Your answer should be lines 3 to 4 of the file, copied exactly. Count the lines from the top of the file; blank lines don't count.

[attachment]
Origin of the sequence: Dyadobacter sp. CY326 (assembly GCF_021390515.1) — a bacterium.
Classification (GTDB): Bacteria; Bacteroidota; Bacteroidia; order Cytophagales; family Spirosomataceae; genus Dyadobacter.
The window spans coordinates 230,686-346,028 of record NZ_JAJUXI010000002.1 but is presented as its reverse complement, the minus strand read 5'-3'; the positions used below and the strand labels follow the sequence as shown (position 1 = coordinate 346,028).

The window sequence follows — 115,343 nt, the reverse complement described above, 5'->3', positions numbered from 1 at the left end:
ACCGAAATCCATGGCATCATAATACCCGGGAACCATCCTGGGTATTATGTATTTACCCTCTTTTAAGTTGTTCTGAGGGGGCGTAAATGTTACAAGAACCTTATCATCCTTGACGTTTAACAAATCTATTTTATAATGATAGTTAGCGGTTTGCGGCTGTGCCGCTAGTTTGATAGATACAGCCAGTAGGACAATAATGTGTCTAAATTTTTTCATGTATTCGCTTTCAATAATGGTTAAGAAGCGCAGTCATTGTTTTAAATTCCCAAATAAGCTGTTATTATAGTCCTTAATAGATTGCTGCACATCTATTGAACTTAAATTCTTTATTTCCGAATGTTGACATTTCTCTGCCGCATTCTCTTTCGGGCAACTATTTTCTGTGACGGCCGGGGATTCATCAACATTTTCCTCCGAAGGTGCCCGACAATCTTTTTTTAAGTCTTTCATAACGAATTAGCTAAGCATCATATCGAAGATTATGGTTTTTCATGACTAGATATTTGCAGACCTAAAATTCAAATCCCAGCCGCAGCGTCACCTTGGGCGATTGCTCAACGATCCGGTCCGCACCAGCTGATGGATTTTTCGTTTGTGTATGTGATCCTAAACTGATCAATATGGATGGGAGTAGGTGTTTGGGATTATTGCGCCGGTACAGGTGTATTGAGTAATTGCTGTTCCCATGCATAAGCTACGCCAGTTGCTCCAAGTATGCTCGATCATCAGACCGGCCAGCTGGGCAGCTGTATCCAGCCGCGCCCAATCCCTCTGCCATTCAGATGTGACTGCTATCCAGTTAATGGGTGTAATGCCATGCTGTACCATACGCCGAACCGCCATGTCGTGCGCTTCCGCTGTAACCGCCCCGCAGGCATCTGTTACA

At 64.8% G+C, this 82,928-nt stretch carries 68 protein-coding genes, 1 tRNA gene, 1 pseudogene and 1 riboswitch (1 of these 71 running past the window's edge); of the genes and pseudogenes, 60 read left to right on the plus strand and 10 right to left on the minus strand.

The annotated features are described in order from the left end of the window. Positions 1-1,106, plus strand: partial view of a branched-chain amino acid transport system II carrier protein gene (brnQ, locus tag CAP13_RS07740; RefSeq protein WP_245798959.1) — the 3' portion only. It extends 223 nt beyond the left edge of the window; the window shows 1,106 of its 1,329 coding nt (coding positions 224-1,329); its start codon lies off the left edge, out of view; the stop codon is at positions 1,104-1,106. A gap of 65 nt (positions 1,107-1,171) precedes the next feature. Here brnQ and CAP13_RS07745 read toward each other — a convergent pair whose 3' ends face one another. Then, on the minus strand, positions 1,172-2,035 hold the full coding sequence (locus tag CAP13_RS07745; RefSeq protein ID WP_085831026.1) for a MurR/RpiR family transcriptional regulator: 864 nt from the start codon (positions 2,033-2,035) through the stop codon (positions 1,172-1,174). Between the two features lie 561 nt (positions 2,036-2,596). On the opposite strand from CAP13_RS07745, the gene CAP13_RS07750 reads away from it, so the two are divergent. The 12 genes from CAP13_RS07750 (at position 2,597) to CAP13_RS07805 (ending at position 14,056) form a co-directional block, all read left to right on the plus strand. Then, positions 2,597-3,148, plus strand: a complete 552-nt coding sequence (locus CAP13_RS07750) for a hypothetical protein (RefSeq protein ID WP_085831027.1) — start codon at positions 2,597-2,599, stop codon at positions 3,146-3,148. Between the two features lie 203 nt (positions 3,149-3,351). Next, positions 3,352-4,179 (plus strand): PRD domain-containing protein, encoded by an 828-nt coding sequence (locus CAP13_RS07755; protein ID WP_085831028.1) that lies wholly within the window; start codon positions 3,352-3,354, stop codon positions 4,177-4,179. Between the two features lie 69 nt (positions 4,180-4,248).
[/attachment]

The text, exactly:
The window spans coordinates 230,686-346,028 of record NZ_JAJUXI010000002.1 but is presented as its reverse complement, the minus strand read 5'-3'; the positions used below and the strand labels follow the sequence as shown (position 1 = coordinate 346,028).

The window sequence follows — 115,343 nt, the reverse complement described above, 5'->3', positions numbered from 1 at the left end: